It would be perfectly easy to add to the statements contained in this passage if time and space permitted. The difficulty in the matter is not so much the discovery of evidence as the selection of it. The mass of facts which might be adduced to show the rich and blessed fruits of Christianity is simply enormous, and I pity the sceptic who refuses to look at it. To those who care to investigate the subject more fully I strongly recommend two volumes which have recently been published. One is called “Gesta Christi,” by an American writer named Brace. The other is called Modern Missions and Culture, by Dr. Werneck, a German. Each of these volumes contains a vast quantity of valuable information which is accessible to few English readers, and will richly repay perusal.
I admit, most fully, that there have been periods during the last nineteen centuries, when the fruits of Christianity have been miserably scanty and poor, and the tree which bore them has seemed rotten and only fit to be cut down. I do not forget the corruption of faith and practice in the dark ages,—the hideous immorality of many bishops of Rome,—the vile doings of many monasteries and nunneries,—the ignorance and superstition of priests,—the grovelling superstition of laymen. These are things I do not pretend to deny. I grant that the tide of truth sometimes ebbed so low that it was almost out of sight, and the light was so dim that it was well-nigh extinguished. But it must be remembered that in the worst times there were always some men who protested loudly against the wickedness around them, such as Bradwardine, and Grostête, and Wycliffe, and John Huss, and Jerome of Prague, and Savonarola. And there were always some scattered bodies of Christians who, by life and doctrine, witnessed faithfully against corruption, such as the Valenses and Albigenses, the Waldensian Churches, and the Lollards. And, after all, if the state of the Roman world in the days of the Apostle, and the state of the world at this day could be fairly compared, there is not the slightest doubt what the verdict would be. The change for the better would be found so vast that no words could describe it. The fruits of Christianity are such, in spite of all failures and defects, that the moral difference between the world before Christ and the world after Christ is the difference between gold and dross, sweet and bitter, white and black, darkness and light.
The plain truth is, that we are all so familiar with the public blessings Christianity has insensibly conferred on the world, that we cannot realize the condition of things from which it has delivered us. Few men take the trouble to read or think about anything except eating, drinking, dressing, business, politics, recreation, money, and temporalities. The many never reflect on the enormous debt which they daily owe to the effects of Bible religion, and the very Christianity which so many pretend to despise. Does the infidel, who lies in some hospital for weeks, tenderly nursed and cared for, reflect that without Christianity there would have been no hospital at all? I doubt it. Does the British workman, who never goes to a place of worship, and never reads his Bible, and often sneers at parsons, reflect that without Christianity he would never have been sure of his wages, and would have often been treated as a bond-slave and a serf? I doubt it. Does the high-born woman of fashion, who makes a god of dress and amusement, and regards “religious people” with ill-disguised contempt, ever reflect that without Christianity she would have enjoyed little liberty of action, little independence of thought or choice, and her very honour would have been little respected. I doubt it. Does the scientific agnostic, who sits at home at ease, or travels about on Sundays, and despises churches, clergymen, and Bibles, and ignores his soul,—does he ever fairly and honestly reflect that without Christianity he would have had little safety for property, home, or person, little liberty of thought, and little chance of justice if he came in collision with the ruling power? Does he, I say, think of all this? Once more, I say, I doubt it. In short, I am firmly convinced that of all the debts which have been repudiated since creation, there never was one so shamefully ignored and repudiated as the debt which the world owes to Christianity. If revealed religion could only be fairly tried by its fruits, there is no doubt what the verdict would be. Secularism, agnosticism, scepticism, and infidelity would be confounded and silenced for ever.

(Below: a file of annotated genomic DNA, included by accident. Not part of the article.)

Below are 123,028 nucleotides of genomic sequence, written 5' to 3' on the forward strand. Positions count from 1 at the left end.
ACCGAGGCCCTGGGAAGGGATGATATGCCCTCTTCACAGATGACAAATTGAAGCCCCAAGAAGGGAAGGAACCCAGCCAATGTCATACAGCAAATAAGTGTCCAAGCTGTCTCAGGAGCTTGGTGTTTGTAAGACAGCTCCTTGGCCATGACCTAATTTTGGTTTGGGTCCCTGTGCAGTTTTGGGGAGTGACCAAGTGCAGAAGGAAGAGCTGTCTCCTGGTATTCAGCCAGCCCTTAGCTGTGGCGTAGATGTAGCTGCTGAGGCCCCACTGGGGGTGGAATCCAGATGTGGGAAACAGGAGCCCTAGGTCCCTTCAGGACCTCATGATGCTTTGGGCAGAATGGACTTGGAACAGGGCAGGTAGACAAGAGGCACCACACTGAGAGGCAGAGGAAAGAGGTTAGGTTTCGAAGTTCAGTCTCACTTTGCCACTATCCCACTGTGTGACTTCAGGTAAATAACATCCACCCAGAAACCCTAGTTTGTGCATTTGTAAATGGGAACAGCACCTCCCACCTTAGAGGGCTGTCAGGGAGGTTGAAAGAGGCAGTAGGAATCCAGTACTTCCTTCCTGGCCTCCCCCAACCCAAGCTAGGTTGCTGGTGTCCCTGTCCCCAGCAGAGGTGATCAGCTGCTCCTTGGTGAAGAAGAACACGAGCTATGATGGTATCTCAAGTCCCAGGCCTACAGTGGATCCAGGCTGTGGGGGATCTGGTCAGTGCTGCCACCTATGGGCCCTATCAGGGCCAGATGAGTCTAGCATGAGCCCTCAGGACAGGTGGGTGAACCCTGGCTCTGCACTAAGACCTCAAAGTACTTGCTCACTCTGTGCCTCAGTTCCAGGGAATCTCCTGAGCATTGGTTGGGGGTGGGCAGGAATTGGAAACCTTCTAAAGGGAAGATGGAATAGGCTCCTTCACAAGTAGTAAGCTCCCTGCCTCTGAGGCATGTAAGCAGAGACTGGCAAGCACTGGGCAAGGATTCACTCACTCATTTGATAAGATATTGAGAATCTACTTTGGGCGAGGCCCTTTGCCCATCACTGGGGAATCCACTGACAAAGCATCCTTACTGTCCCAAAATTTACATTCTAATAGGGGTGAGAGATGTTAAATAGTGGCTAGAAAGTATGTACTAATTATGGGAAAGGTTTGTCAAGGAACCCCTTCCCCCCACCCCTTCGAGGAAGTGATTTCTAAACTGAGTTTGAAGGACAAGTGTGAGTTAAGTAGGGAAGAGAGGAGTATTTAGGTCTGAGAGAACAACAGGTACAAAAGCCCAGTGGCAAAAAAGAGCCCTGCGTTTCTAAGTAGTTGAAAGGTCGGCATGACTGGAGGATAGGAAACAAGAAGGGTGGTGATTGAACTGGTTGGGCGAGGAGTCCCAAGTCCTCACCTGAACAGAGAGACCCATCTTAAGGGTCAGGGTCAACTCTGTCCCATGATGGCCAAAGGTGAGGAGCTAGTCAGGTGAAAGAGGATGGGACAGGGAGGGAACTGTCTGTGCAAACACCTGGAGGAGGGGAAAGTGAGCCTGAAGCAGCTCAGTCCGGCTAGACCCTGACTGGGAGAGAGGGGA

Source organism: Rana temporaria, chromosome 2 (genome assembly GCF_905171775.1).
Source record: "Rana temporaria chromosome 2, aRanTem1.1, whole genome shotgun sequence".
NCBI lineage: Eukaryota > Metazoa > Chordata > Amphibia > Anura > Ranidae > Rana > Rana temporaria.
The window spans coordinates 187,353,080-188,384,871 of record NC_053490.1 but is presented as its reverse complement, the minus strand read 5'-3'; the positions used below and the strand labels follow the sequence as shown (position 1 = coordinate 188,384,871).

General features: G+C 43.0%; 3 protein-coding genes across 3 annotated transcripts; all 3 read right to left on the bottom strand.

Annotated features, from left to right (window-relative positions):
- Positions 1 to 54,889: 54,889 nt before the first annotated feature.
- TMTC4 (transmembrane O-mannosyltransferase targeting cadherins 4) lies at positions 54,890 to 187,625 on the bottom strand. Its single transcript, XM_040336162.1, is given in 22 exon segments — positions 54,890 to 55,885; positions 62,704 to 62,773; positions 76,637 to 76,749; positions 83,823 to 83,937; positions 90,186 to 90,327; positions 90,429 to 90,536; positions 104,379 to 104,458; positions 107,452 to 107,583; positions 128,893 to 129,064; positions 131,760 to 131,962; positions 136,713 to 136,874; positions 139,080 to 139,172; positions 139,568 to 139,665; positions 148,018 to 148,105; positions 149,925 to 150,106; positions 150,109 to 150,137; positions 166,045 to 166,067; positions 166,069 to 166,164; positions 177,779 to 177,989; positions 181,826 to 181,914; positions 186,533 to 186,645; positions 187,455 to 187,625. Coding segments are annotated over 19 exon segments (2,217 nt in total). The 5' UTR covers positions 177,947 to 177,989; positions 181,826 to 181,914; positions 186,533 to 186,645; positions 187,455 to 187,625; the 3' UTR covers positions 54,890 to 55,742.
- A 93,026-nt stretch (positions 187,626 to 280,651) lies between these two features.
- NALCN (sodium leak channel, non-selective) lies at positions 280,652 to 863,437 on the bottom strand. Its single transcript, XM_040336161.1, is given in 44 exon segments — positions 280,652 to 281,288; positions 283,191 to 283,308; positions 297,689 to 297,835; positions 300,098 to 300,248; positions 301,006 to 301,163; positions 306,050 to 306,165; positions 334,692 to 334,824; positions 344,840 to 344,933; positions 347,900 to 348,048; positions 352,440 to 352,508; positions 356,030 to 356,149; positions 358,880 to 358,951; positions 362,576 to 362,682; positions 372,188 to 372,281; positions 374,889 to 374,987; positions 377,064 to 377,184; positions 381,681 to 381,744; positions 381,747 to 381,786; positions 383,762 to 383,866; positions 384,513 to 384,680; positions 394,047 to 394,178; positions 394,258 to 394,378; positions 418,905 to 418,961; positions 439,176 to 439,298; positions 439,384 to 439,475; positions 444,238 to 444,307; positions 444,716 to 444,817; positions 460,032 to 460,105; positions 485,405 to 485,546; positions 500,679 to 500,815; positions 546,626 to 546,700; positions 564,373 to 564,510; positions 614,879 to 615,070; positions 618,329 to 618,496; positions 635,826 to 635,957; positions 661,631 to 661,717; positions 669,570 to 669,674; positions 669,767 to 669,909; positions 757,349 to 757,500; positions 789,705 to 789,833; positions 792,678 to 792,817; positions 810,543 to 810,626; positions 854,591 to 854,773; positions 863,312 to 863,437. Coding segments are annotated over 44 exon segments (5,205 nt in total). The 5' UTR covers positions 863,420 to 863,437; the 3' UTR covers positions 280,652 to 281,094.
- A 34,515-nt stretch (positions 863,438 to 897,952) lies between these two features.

II. I will now turn to the other point which I undertook to consider. Let us inquire what were the leading doctrines of Christianity by the agency of which its fruits have been produced.
I regard this point as one of great importance. It is certain that not everything called Christianity is the Christianity which was taught by Christ and His Apostles. It is equally certain that nothing but “the tree” that they planted will ever bear good fruit. To expect good fruit from the grossly unscriptural religion of pre-Reformation days, or from the vague, hazy, broad, boneless, jelly-fish teaching, which many call religion in the twentieth century, is unreasonable and absurd. Such religions never yet bore good fruit: they never can and they never will.